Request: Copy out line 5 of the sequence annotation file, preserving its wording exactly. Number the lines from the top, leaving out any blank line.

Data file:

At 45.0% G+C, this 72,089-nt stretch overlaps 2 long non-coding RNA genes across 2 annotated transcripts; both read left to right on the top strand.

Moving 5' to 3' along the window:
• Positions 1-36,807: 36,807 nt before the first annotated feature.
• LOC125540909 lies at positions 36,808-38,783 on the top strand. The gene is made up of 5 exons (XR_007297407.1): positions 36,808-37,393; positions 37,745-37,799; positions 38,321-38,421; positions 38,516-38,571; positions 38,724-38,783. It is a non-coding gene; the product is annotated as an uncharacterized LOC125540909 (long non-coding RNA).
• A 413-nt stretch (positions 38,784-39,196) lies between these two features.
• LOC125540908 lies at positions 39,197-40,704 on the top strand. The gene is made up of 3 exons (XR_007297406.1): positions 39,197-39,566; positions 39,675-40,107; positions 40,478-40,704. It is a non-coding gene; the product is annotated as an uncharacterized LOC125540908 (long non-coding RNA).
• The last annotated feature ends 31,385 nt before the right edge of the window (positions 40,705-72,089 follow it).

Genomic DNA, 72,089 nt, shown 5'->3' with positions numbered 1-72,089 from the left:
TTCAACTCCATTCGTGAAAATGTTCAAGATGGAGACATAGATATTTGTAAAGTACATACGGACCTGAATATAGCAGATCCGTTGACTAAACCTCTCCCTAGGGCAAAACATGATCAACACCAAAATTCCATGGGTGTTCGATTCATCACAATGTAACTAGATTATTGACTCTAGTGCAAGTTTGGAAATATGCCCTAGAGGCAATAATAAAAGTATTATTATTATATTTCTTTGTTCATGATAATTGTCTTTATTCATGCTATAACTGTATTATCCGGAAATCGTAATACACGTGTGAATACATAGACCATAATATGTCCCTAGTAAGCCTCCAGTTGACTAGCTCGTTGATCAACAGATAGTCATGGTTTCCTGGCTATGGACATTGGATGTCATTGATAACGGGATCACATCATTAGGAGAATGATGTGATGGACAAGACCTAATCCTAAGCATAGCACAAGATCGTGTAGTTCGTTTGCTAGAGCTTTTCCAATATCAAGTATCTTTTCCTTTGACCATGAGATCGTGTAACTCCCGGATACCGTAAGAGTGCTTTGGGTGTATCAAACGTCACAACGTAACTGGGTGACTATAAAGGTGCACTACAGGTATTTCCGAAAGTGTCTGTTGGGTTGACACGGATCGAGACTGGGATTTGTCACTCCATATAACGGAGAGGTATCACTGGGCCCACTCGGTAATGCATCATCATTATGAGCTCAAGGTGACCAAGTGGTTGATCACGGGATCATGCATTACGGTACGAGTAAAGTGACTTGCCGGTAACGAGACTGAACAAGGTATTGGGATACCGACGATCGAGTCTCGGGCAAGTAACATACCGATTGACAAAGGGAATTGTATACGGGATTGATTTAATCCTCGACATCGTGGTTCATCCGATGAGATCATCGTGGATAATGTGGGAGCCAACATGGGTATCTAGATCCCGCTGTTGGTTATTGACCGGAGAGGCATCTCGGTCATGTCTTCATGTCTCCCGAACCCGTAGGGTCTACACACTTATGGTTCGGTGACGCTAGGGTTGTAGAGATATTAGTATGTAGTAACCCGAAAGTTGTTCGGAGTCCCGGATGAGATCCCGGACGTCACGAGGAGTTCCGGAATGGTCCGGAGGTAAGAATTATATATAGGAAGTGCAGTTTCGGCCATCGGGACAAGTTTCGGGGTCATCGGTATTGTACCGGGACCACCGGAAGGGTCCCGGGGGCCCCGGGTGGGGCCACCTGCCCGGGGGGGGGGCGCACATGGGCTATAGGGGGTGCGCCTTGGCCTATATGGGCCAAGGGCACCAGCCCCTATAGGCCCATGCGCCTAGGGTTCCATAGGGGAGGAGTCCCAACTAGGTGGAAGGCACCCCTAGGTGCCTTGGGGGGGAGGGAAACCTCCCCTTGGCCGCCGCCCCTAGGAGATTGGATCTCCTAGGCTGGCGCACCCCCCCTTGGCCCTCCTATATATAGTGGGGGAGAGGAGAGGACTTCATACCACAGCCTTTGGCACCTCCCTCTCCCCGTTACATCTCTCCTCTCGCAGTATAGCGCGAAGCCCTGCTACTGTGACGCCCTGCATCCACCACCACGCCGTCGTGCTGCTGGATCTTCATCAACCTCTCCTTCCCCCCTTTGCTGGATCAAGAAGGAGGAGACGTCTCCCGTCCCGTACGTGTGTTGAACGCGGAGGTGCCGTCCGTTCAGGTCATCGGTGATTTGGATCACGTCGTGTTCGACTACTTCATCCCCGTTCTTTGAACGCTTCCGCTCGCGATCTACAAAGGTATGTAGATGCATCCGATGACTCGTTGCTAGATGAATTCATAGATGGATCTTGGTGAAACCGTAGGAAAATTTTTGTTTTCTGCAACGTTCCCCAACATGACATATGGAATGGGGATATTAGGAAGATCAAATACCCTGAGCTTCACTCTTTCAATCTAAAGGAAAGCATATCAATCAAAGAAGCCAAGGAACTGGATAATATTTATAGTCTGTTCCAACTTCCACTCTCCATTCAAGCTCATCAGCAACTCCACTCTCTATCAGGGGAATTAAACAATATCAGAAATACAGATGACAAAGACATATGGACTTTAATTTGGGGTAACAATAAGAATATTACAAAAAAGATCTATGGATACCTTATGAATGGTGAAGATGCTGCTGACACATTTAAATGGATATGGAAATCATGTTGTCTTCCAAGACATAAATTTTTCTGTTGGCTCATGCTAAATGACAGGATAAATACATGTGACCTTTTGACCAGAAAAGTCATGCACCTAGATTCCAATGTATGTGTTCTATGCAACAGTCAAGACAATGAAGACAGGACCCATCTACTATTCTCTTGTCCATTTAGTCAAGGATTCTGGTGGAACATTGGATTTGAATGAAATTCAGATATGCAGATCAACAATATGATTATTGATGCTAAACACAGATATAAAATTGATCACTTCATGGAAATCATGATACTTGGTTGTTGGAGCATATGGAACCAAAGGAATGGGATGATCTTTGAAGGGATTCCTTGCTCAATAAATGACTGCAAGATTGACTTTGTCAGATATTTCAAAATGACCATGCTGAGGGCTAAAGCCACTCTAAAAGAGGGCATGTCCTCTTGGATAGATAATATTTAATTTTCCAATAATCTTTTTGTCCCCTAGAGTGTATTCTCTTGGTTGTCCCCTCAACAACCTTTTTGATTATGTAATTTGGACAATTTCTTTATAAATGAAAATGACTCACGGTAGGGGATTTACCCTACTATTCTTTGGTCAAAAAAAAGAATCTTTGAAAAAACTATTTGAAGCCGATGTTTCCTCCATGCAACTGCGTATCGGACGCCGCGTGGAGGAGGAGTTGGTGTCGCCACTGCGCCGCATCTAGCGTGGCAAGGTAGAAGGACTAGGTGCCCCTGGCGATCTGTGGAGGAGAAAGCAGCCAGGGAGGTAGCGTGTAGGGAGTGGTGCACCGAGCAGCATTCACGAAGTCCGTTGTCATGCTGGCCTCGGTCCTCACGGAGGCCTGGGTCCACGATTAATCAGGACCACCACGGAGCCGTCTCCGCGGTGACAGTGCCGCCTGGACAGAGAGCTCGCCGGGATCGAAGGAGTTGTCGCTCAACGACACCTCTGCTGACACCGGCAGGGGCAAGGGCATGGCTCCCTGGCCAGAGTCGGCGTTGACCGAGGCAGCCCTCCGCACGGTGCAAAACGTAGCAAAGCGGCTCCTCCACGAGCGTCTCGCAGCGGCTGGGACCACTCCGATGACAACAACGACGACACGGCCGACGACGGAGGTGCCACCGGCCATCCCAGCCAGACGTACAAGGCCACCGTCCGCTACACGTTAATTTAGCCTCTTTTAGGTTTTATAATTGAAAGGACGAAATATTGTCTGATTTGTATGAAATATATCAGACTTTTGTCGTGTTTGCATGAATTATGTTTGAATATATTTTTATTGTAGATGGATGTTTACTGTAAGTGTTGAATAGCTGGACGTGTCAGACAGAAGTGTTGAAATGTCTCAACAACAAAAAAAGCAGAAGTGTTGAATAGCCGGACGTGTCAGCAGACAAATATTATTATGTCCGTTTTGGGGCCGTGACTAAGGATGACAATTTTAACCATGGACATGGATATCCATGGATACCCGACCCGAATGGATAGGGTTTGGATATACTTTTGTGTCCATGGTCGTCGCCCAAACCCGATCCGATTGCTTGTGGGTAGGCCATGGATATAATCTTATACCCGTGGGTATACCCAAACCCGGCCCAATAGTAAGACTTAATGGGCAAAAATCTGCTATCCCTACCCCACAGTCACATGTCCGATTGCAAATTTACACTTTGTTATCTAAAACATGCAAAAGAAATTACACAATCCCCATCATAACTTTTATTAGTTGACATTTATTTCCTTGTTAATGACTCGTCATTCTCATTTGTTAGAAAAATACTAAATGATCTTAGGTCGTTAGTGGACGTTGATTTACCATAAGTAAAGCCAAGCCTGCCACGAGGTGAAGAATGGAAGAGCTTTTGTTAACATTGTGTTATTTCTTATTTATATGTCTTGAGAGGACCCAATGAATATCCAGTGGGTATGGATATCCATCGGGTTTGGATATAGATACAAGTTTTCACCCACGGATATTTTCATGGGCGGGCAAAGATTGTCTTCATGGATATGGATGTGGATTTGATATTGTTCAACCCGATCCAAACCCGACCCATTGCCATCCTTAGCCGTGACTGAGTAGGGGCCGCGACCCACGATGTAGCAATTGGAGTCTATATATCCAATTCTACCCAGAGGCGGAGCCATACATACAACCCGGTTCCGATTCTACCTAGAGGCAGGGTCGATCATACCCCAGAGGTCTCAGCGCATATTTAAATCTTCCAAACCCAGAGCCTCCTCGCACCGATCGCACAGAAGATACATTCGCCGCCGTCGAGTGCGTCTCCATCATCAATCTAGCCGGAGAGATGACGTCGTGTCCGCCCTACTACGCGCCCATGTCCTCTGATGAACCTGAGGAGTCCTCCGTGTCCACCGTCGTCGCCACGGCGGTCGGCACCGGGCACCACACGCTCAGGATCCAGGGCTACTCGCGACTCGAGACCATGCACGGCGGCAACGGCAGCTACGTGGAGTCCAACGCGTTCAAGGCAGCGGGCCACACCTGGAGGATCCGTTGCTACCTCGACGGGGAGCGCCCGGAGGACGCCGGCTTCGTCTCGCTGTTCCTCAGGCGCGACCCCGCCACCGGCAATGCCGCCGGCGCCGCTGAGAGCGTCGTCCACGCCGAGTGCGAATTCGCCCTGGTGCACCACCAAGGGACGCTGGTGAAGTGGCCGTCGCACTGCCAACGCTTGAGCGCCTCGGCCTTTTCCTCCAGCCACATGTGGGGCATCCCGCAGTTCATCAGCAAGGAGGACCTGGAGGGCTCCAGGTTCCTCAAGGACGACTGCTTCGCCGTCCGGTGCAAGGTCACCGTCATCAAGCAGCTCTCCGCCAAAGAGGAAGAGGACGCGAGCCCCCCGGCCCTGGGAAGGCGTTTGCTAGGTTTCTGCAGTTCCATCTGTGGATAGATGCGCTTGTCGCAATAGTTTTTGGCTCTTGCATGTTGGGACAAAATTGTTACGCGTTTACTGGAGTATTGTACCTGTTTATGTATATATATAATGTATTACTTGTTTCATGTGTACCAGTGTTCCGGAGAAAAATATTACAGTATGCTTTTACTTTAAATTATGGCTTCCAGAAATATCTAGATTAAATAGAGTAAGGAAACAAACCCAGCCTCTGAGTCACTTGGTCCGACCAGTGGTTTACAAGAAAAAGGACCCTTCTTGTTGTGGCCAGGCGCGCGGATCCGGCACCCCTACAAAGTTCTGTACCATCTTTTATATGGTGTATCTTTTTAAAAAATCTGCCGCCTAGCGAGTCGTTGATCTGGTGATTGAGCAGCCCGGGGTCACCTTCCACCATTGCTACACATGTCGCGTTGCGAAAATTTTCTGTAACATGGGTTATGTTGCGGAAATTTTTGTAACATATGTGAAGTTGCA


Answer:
• A 413-nt stretch (positions 38,784-39,196) lies between these two features.